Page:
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Chapter 5 Lecture
(Part Two)
Protein production,
antibodies, and enzymes
5.2 The Production of Protein

Until recently, proteins could only be made in cells.
5.2 The Production of Protein

Until recently, proteins could only be made in cells.

Now small
polypeptide
chains can be
...
5.2 The Production of Protein

Overview of Protein Synthesis
Protein synthesis occurs continuously
throughout a cell’s lif...
5.2 The Production of Protein

Overview of Protein Synthesis
Protein synthesis occurs continuously
throughout a cell’s lif...
5.2 The Production of Protein

Overview of Protein Synthesis
Protein synthesis occurs continuously
throughout a cell’s lif...
Protein Synthesis in a Eukaryotic Cell.
In a eukaryotic cell, DNA is located within
chromosomes in the nucleus.
Transcript...
Protein Synthesis in a Eukaryotic Cell.
Introns are removed from the RNA and exons
are spliced together.
The exons compris...
Protein Synthesis in a Eukaryotic Cell.
The mRNA transcripts carry the DNA code out
of the nucleus to the ribosomes, which...
Protein Synthesis in a Prokaryotic Cell.
There is no nucleus. There are no introns and
exons and the entire gene codes for...
Transcription and Translation
Protein synthesis is a two-step process:

First Step:
Transcription

Genetic code must
be re...
Transcription and Translation
Protein synthesis is a two-step process:

First Step:
Transcription

mRNA is
complementary t...
Transcription and Translation
Second Step:
Translation
mRNA nucleotide
code is rendered
into a sequence of
amino acids
Translation
CodonA group of
three
nucleotides
that codes for
one amino
acid.
Translation
An mRNA
usually starts
with AUG, the
“start” codon.
The mRNA
attaches to the
ribosome here.
Translation
tRNA
(t for transfer)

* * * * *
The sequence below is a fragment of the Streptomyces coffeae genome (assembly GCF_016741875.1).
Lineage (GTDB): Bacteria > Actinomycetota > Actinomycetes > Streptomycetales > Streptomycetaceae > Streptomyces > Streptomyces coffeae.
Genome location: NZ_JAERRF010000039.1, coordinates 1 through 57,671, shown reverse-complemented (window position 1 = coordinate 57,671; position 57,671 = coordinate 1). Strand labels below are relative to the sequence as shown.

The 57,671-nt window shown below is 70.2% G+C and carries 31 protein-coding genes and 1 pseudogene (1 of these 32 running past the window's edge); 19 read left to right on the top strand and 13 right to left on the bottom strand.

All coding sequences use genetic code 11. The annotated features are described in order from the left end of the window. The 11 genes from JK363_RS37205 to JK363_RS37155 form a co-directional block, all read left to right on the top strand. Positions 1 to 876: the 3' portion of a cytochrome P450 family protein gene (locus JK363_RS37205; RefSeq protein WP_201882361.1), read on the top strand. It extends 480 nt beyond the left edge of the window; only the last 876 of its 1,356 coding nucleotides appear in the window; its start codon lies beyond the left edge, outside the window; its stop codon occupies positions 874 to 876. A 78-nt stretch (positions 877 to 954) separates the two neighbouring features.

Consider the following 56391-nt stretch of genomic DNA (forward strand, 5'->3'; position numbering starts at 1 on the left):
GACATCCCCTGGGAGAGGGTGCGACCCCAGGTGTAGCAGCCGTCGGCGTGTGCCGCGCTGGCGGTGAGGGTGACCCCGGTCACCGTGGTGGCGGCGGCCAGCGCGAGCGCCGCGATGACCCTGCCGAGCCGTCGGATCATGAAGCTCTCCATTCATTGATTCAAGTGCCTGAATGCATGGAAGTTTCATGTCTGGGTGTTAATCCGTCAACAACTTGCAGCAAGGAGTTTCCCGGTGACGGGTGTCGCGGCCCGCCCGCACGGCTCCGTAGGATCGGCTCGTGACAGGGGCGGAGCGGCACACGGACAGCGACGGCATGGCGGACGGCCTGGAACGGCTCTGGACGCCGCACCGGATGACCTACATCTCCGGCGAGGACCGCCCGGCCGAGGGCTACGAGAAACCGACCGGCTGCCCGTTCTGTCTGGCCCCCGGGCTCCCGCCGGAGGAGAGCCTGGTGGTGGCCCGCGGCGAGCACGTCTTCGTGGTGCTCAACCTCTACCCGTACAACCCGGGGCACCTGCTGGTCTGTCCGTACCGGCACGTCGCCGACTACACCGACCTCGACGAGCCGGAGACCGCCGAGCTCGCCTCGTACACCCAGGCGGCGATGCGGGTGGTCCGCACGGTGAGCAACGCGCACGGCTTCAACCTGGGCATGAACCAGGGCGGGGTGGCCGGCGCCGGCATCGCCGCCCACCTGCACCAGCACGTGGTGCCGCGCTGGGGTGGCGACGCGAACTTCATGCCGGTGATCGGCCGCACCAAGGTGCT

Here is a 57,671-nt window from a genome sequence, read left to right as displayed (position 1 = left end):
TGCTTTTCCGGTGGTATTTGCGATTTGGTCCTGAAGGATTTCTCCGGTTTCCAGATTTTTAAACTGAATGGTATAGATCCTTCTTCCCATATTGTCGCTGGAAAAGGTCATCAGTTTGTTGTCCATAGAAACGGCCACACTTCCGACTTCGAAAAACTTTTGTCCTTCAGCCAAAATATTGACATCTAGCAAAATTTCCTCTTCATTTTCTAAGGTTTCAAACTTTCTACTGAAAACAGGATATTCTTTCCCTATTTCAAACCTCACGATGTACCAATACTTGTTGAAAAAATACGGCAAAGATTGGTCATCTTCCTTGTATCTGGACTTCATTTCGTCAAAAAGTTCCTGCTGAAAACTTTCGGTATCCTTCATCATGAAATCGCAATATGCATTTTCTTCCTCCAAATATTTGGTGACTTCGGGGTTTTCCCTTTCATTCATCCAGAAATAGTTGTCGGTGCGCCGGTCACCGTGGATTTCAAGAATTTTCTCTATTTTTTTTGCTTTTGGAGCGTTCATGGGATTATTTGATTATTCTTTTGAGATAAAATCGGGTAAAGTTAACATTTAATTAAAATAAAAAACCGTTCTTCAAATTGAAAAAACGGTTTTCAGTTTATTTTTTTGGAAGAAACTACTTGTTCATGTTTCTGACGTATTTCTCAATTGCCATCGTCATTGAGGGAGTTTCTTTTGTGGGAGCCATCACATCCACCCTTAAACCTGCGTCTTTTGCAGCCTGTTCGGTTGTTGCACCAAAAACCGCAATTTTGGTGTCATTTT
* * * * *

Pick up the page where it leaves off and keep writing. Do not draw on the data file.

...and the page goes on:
molecules
bring amino
acids to the
ribosome.
Translation
If it is the
correctly
coded a.a.
pedptidyl
transferase
creates a
peptide bond
linking it to
the growing
polyp...
Translation
The ribosome
shifts to the
next codon.
UAA and UAG
are the “stop”
codons.
Translation
The ribosome
shifts to the
next codon.
UAA and UAG
are the “stop”
codons.
The GENETIC CODE

Used for
ALL life
that we
know of!!!
The GENETIC CODE

More than
one codon
for each a.a
Often the
third
nucleotide
can vary.
DNA MUTATIONS- Effect on proteins
Redundancy in the genetic code can
often make DNA point mutations (a
single nucleotide i...
DNA MUTATIONS- Effect on proteins
Frame shift
mutations- inserting
or deleting
nucleotides that are
not multiples of
three...
Post-translational Modifications
Polypeptide chains fold into their 3D
conformations.
The protien may then be modified via
G...
Vocabulary
• Protein synthesis – the generation of new
proteins from amino acid subunits; in the cell, it
includes transcr...
Vocabulary
• tRNA – a type of ribonucleic acid (RNA) that
shuttles amino acids into the ribosome for
protein synthesis
• P...
5.2 Review Questions
1.

2.

3.

Distinguish between transcription and
translation.
If a structural gene’s code is “TAC GG...
Function of Antibody Proteins
Antibodies are proteins that recognize and bind
foreign molecules (antigens) for removal fro...
Function of Antibody Proteins
Invasion by something foreign to the body
(an antigen) stimulates antibody production
by B l...
Function of Antibody Proteins
Antibody proteins recognize a single shape on
an antigen called an epitope and bind there,
h...
Function of Antibody Proteins
Antigens can be
•microorganisms (viruses, bacteria)
•microbial products (toxins)
•foreign pr...
Function of Antibody Proteins
Antibodies are also called immunoglobulins(Ig)
Most is IgG
Function of Antibody Proteins
Epitopes are the specific parts of antigens that
are recognized by antibodies.

•Each antibod...
Function of Antibody Proteins
Epitopes are the specific parts of antigens that